June 14, 2008
Errors in Medicine Administration: How Can They Be Minimised?
By Venkatraman, Ramya Durai, Rajaraman
KEYWORDS Electronic prescribing / Error / Medicine administration / Patient safety / Safety Errors in medicine administration often go unnoticed and unreported. This article describes three medicine- related errors and provides recommendations to reduce risk. All medicine-related errors should be reported locally and to the National Patient Safety Agency (NPSA) so that they can be collated and trends identified. Electronic prescribing and patient/medicine identification by bar codes, double checking and using colour coded syringes for intravenous and enteral administration, employing more clinical pharmacists and regular education may reduce medicine- related errors.
Errors in medicine administration can be lethal (McKeown 2007). The wrong route of administration is sometimes repeated because of human error (Bell 2007) and is frequently a problem in neonates receiving parenteral nutrition (Bridge 2007, Steckmeyer et al 2007). Other than the neonates, two more potential areas where medicine- related errors occur frequently are patients receiving chemotherapy (Diaz-Carrasco et al 2007) and confused elderly patients who are receiving more than five medicines (Fernandez Lison et al 2006). Prescription error is known to be the most common cause of medicine- related error (Knudsen et al 2007).
The route of administration and dosage of medicines are of vital importance. Many medicine errors go unnoticed and unreported because only a few of them have serious consequences. When administering medicines, nurses usually double check the patient name, the medicine name, the dosage of medicines, the route of administration and frequency with their colleagues and document on the prescription chart. This may avoid mistakes related to relevant medications. Doctors are not routinely trained to administer medicines. Nurses sometimes ask the junior doctors to administer medicines in certain situations. On these occasions, only a few doctors double check the medicines before they administer them. Common causes of errors in medicine administration include:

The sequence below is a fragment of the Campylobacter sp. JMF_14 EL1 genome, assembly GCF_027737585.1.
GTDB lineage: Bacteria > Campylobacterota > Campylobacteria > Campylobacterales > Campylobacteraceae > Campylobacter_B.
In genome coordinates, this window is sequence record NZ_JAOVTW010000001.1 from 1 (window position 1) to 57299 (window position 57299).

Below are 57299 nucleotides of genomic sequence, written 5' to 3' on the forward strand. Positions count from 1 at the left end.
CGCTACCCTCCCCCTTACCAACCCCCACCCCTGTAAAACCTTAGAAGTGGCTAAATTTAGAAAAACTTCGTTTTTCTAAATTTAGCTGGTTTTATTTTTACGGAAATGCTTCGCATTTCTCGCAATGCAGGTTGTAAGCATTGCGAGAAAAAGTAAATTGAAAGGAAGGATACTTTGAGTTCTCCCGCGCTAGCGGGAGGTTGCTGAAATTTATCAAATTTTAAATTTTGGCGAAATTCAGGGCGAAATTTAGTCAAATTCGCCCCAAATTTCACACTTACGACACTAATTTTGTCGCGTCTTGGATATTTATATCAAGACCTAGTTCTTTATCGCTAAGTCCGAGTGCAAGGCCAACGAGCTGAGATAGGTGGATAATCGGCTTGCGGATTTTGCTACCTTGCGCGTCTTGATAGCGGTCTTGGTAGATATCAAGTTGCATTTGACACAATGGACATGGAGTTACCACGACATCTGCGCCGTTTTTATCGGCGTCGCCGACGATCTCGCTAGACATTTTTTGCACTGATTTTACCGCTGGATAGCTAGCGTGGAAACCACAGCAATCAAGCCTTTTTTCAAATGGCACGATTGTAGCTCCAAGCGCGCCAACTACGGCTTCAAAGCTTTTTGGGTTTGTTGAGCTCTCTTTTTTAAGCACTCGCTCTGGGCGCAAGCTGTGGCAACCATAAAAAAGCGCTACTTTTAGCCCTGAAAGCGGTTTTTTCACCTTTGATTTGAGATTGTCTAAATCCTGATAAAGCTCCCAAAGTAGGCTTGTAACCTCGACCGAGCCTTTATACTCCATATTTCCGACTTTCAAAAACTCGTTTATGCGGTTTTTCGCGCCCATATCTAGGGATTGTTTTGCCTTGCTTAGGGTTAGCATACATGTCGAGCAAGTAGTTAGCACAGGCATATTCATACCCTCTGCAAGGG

* medicine labelling error
* communication failure
* fatigue (Abeysekera et al 2005).
Wrong medicines, overdosage and the incorrect route of administration remain unsolved problems (lrita et al 2004) in clinical practice. This article aims to raise the awareness of medicine-related errors among medical and nursing staff. This short report describes three medicinerelated adverse events and suggests possible solutions to minimise the risk. The first was due to an error in the route of administration, the second describes a dosage error and third relates to the frequency of administration.
The Department of Health's document An Organisation with a Memory (DH 2000) reports that 850,000 adverse events may occur each year in the NHS costing more than Pounds 2bn. Many adverse events are often repeated. The report provides key solutions for minimising the problem which are summarised in Table 1.
Medicine-related adverse events occur frequently and can sometimes be fatal. To reduce the risk of error, medicines should be prepared for only one patient at a time (NMC 2007). Intravenous (IV) medicines should not be prepared at the same time as medicines to be administered via other routes (for example, nasogastric (NG), oral or intrathecal). All medicines whether they are administered via NG or IV should always be clearly labelled with the patient's details including name of the medicine, the dose and the route of administration to avoid confusion. To reduce errors, high risk medicines should be checked with a second qualified person and signed on the prescription chart. This second person should check that it is the correct medicine, the correct dose, the correct frequency, the correct route of administration and the correct patient.
Table 1 Medicine-related error: possible causes and suggested remedies